‘I’m nostalgic for my great student love – and about to meet them again’

Is there any cure for this adolescent fantasising?
Is there any cure for this adolescent fantasising? - R.Fresson/A Human Agency

Dear A&E,

I’ve been invited to a 40th anniversary university reunion in seven months’ time. My ex-boyfriend will be there: the focus of an intense student affair from which I took years to recover.

I know from social media that he married the girlfriend after me, moved abroad, had a family and has recently returned to this country, without his now ex-wife.

I’m tolerably happily married, children grown/flown, starting to look at the foothills of retirement. I can’t stop thinking about rekindling this ancient romance – I’m already terrified, and excited by the prospect of meeting him again.

Is there any cure for this adolescent fantasising? Is the cure to tear up the invitation and forget all about it?

– Nostalgic

Dear Nostalgic,

Well, it seems as though this low-hanging fantasy has literally been delivered to you, wrapped in a ribbon and ready to go just as you are wondering (in your longer letter) ‘Is this all there is?’

You’re panicking about the void that retirement might throw up. You’re bored. Your marriage needs looking at – how exhausted does that make you feel? Very.

Your children need you less and you find yourself struggling for breath in an unedifying slog of a life situation. Perfect timing for this fantasy to land. Perfect environment for this fantasy to blossom into obsession.

And it possesses a compelling narrative, doesn’t it? He was your first love. You re-discovered each other – purely by chance – at a reunion. Yes, it must have been the Universe’s way of putting two passionate people together again.

Two people who will never argue about who finished the milk; who wouldn’t dream of pushing down all the rubbish in the bin to avoid taking it out; who would agree that golf club membership is a waste of money but that pony trekking across Patagonia emphatically is not.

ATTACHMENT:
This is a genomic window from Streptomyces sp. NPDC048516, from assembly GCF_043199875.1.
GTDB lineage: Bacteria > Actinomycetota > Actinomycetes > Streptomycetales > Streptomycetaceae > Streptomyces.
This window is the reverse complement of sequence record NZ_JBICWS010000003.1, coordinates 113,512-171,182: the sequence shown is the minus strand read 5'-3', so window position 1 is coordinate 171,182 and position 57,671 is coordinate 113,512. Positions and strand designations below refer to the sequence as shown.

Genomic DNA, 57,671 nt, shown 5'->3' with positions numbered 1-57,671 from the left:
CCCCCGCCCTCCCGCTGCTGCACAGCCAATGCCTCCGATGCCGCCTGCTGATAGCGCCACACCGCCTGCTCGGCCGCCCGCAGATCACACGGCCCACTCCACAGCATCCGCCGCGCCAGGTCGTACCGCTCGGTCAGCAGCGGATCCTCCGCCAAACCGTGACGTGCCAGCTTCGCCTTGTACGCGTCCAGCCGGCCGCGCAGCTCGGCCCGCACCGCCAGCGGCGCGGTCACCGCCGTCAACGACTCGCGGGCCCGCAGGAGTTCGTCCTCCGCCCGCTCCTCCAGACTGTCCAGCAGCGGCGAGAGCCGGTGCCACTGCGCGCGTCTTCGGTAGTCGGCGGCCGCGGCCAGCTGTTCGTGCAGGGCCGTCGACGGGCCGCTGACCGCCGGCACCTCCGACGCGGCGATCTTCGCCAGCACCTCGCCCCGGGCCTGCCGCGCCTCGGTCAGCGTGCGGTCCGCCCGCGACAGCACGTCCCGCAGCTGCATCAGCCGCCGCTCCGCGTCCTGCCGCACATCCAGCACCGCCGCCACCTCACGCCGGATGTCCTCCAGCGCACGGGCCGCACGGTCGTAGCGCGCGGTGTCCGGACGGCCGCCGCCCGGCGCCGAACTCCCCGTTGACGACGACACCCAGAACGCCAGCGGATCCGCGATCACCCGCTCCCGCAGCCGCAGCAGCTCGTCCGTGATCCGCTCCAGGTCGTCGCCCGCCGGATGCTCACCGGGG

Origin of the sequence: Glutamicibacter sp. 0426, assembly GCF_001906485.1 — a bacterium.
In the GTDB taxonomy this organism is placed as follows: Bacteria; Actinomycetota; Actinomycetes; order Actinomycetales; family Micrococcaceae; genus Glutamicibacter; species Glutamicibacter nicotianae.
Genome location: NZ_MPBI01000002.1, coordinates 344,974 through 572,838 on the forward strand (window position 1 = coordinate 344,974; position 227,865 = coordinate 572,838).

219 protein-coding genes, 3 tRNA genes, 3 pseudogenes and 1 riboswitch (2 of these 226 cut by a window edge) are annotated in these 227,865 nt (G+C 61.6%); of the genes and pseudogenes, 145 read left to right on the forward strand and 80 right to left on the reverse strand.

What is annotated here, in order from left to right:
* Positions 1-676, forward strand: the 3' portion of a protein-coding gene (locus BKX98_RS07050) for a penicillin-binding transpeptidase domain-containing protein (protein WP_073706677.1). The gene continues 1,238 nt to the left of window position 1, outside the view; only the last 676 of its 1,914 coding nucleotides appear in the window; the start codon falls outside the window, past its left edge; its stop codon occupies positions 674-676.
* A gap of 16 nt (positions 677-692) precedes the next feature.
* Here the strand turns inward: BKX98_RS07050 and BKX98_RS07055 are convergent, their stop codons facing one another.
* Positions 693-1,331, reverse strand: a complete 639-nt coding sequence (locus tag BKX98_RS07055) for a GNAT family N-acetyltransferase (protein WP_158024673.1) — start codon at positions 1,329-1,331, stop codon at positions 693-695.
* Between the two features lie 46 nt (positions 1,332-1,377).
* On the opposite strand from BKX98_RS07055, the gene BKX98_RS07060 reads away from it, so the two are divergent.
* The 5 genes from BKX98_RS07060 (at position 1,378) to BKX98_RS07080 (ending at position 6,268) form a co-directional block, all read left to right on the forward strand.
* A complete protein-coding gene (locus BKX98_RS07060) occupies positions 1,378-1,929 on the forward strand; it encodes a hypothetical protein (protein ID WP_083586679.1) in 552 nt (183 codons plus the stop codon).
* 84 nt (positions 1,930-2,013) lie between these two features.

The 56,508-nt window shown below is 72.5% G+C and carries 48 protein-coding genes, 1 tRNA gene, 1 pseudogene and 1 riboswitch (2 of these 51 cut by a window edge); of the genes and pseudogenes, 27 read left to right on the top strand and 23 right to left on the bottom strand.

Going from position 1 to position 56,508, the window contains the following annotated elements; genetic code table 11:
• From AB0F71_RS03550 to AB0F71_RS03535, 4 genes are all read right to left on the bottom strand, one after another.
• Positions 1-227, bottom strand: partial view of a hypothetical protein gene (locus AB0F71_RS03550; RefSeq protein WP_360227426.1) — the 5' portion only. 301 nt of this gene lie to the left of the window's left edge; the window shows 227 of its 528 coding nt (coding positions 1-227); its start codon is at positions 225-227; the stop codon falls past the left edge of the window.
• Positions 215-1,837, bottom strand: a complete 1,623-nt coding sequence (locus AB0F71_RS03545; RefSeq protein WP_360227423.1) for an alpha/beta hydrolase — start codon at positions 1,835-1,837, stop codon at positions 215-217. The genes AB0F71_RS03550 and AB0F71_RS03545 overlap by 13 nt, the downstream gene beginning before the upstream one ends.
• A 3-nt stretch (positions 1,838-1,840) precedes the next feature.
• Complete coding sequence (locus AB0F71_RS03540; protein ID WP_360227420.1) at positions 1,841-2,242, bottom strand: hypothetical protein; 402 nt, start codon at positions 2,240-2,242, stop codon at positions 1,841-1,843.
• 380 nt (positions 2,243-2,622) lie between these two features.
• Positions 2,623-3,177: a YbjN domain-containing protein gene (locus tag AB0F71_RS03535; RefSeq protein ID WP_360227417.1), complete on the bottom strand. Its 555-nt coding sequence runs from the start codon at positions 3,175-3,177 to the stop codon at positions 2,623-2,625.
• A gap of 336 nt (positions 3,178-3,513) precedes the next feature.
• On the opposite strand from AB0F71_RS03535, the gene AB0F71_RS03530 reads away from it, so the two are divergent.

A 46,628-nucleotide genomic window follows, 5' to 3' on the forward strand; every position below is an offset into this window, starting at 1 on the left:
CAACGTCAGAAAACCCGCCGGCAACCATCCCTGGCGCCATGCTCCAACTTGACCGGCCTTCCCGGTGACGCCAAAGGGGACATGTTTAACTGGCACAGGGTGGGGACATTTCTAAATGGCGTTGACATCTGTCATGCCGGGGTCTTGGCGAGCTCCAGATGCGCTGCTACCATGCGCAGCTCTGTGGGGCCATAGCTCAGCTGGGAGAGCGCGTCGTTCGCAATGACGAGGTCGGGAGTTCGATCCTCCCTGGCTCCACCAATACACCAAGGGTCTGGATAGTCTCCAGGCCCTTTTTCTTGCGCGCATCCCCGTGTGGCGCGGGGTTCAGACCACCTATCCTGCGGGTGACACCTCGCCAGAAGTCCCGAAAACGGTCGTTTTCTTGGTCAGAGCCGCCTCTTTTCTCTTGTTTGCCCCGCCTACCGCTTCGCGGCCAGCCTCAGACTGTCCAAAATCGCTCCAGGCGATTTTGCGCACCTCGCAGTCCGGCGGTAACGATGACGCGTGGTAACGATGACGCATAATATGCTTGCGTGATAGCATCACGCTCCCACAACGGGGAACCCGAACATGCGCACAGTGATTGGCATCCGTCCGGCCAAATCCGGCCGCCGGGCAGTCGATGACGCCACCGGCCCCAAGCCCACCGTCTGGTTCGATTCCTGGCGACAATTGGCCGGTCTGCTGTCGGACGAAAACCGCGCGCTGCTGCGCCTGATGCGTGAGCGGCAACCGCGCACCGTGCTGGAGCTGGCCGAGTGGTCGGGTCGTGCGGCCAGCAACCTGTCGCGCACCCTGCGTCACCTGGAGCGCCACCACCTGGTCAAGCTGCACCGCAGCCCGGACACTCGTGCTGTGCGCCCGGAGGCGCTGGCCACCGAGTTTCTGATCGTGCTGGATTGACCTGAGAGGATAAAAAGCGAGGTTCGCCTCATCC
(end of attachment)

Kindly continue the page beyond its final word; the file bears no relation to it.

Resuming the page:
Anyway, you looked into each other’s eyes over a warm glass of Frascati and the deal was done. The years fell away. It was as if no one else was in the room.

You say that the end was acrimonious; that it took you years to recover. These intense youthful affairs can take a lifetime to recover from. That doesn’t mean he was the one that got away.

It may mean that the dynamic you had with him formed part of your personal blueprint around what love is; what lover means; how love feels. These agonising and protracted endings – combined with on-again, off-again messiness just at the point when you were trying to become a person ready to launch into the world – can cause us to muddle things up.

‘I feel so much. I feel so hard. It must be love.’ Maybe it’s not love. We must be careful not to confuse passion with pain.

These milestone events throw into relief the difference between you at 22, with the world at your feet, and you at 58 when you know that you have not (yet) spent a year diving in Costa Rica, written your novel or won a Nobel Prize.

Even if you have managed the considerable achievement of a life lived largely in quiet satisfaction, these reunions seem to demand headlines: the elevator pitch of your last 40 years. They hold up a mirror and the reflection does not always feel flattering.

And so you feel dull and he might be shiny. A knight in shiny armour. If you were a betting woman would you put money on him being worth exploding your life for? Or would you assume that you have yearnings, and yearnings need somewhere to land?

You want to re-access some of that youthful joy and so your heart has decided that it makes sense for that to come from him. Let it begin with you, Nostalgic. Be grown-up enough to take action so that you can rediscover that elation.

Be wise enough to take the first steps in reinvigorating your life before you do something…silly. It takes work to make a life more exciting. It doesn’t just happen. Tolerable marriages do not morph into wonderful partnerships without concentration.

Perhaps consign this ex-boyfriend to a ‘fantasy window’ whereby you get to roll around in all the (unlikely) possibility of it for ten minutes a day. For the rest of the time you are disciplined and you put it to one side. Have some marriage counselling.

Even if you and your husband end up parting ways, you will still be working on the next phase of your life because ‘tolerable’ leaves you vulnerable to bad decisions.

This is not about the ex-boyfriend. This is you wanting more. More love and laughter and…something to look forward to.

Don’t tear up the invitation – see how you feel nearer the time – but start to give your current life your best possible shot. It has taken years to build. Do not dismantle by taking a punt on the past.

The past is another country – they do things differently there. The student boyfriend has awakened the student you. And is she really equipped to make the best decisions?